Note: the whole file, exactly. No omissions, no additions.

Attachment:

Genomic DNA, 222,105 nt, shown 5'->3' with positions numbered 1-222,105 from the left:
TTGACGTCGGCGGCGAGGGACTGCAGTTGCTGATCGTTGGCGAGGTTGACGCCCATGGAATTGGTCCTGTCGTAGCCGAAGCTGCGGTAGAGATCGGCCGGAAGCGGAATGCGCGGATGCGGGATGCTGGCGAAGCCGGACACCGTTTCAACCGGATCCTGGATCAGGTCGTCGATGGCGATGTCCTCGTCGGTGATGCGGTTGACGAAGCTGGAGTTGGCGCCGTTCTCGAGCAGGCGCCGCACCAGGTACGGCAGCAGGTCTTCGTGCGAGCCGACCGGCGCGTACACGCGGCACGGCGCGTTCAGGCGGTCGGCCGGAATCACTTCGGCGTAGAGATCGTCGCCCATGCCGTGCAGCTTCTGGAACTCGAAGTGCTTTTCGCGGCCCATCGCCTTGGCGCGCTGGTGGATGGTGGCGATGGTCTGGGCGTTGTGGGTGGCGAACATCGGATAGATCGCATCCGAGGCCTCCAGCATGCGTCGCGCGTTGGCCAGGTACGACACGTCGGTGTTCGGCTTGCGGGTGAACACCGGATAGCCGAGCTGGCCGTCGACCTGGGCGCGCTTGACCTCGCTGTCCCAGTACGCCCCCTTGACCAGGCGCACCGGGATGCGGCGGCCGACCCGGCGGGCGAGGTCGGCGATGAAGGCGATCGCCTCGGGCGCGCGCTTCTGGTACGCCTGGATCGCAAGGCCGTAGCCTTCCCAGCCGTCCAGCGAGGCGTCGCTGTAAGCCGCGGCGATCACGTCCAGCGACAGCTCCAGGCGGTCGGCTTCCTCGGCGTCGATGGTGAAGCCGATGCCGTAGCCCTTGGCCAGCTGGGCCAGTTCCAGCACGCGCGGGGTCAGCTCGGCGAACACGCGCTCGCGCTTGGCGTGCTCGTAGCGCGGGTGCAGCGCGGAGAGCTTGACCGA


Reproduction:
Genomic DNA, 222,105 nt, shown 5'->3' with positions numbered 1-222,105 from the left:
TTGACGTCGGCGGCGAGGGACTGCAGTTGCTGATCGTTGGCGAGGTTGACGCCCATGGAATTGGTCCTGTCGTAGCCGAAGCTGCGGTAGAGATCGGCCGGAAGCGGAATGCGCGGATGCGGGATGCTGGCGAAGCCGGACACCGTTTCAACCGGATCCTGGATCAGGTCGTCGATGGCGATGTCCTCGTCGGTGATGCGGTTGACGAAGCTGGAGTTGGCGCCGTTCTCGAGCAGGCGCCGCACCAGGTACGGCAGCAGGTCTTCGTGCGAGCCGACCGGCGCGTACACGCGGCACGGCGCGTTCAGGCGGTCGGCCGGAATCACTTCGGCGTAGAGATCGTCGCCCATGCCGTGCAGCTTCTGGAACTCGAAGTGCTTTTCGCGGCCCATCGCCTTGGCGCGCTGGTGGATGGTGGCGATGGTCTGGGCGTTGTGGGTGGCGAACATCGGATAGATCGCATCCGAGGCCTCCAGCATGCGTCGCGCGTTGGCCAGGTACGACACGTCGGTGTTCGGCTTGCGGGTGAACACCGGATAGCCGAGCTGGCCGTCGACCTGGGCGCGCTTGACCTCGCTGTCCCAGTACGCCCCCTTGACCAGGCGCACCGGGATGCGGCGGCCGACCCGGCGGGCGAGGTCGGCGATGAAGGCGATCGCCTCGGGCGCGCGCTTCTGGTACGCCTGGATCGCAAGGCCGTAGCCTTCCCAGCCGTCCAGCGAGGCGTCGCTGTAAGCCGCGGCGATCACGTCCAGCGACAGCTCCAGGCGGTCGGCTTCCTCGGCGTCGATGGTGAAGCCGATGCCGTAGCCCTTGGCCAGCTGGGCCAGTTCCAGCACGCGCGGGGTCAGCTCGGCGAACACGCGCTCGCGCTTGGCGTGCTCGTAGCGCGGGTGCAGCGCGGAGAGCTTGACCGA